Protecting Research Confidentiality
What happens when law and ethics collide
by Ted Palys and John Lowman
Who can legally keep a secret? Lawyers, yes, priests, yes, but what about researchers? Not to mention social workers, therapists, doctors, or police officers.
Lawyers and their clients can talk in complete confidence, secure that the law protects what they say from being revealed to anyone. Priests can hear confessions with reasonable certainty that no court and no government will require them to speak of what they hear. But what about people who agree to help scientific researchers?
In 1994 a Simon Fraser graduate student faced the threat of being required by a court to disclose information he had obtained in his research on assisted suicide. He had given his research informants a promise of confidentiality. His dilemma, and his decision to refuse to identify his sources in the face of a threat of a court order, triggered a debate first at the university, then across Canada, on the ethics and law of research confidentiality. The examination of this case, and others in Canada and the United States, reveals the complex issues that arise when parties in criminal and civil trials seek to disclose confidential research information.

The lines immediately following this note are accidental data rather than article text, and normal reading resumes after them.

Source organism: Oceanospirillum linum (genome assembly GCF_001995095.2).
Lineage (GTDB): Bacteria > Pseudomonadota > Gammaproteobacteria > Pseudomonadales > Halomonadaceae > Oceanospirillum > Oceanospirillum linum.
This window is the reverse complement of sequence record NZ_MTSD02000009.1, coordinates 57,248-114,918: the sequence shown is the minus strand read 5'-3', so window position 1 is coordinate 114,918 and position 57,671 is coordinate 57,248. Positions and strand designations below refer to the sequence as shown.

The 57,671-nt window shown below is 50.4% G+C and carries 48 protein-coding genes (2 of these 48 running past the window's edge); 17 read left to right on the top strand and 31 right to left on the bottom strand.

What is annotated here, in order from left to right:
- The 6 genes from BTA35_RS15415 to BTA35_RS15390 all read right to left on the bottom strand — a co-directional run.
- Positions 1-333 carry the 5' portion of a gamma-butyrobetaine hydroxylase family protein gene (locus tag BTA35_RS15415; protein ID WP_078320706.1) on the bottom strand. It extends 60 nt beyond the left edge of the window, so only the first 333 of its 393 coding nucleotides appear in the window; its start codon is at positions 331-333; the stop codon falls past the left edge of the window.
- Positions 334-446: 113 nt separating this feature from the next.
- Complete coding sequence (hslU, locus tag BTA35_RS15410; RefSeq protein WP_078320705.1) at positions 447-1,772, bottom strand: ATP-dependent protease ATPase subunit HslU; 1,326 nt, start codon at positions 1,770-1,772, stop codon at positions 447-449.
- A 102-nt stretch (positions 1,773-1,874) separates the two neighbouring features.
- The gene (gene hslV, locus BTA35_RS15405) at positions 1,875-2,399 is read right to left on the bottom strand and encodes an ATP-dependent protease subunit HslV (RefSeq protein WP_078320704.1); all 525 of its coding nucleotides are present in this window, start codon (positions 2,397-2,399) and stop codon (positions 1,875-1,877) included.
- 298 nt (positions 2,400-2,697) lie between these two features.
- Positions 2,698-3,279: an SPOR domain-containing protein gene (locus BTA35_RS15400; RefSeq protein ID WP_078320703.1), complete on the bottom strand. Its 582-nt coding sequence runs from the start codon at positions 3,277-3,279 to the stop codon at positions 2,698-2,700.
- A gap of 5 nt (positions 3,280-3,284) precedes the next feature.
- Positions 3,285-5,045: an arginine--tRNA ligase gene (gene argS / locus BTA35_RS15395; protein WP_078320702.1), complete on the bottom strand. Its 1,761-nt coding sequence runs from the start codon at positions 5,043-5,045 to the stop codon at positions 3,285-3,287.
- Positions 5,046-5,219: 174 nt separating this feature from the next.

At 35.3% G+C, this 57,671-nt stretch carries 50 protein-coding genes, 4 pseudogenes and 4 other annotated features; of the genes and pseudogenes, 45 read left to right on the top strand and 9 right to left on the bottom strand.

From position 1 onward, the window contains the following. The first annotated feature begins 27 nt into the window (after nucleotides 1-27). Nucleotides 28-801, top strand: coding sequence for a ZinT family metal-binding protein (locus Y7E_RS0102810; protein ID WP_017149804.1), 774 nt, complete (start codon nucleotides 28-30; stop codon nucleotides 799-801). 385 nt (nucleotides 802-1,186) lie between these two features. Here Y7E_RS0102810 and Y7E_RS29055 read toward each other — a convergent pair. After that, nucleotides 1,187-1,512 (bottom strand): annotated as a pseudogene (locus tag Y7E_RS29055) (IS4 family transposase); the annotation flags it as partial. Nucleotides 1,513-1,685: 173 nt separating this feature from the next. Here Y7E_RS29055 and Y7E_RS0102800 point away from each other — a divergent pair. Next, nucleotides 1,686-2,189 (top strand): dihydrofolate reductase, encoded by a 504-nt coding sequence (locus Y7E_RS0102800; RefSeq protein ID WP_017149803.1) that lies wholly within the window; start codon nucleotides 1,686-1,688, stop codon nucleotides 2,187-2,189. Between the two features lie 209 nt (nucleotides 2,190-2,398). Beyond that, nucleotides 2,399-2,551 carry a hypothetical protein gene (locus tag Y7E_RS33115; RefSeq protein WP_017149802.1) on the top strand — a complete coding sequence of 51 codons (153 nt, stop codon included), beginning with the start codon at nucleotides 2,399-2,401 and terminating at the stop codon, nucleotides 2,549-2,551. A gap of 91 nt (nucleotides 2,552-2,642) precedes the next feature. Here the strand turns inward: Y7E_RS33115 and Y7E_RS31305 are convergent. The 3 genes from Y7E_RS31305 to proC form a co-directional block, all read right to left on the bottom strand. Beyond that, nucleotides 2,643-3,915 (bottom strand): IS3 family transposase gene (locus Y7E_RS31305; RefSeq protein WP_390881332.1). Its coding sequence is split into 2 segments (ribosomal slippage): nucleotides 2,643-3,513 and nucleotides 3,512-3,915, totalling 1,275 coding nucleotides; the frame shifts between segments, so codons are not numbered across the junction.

Many professionals -- including journalists, lawyers, social workers, accountants, therapists, physicians, and police officers -- depend on the expectation of confidentiality from people they deal with every day. This book provides the most comprehensive available discussion of confidentiality in research, a good understanding of what the law says today, and how it needs to be changed to ensure that the public interest is served.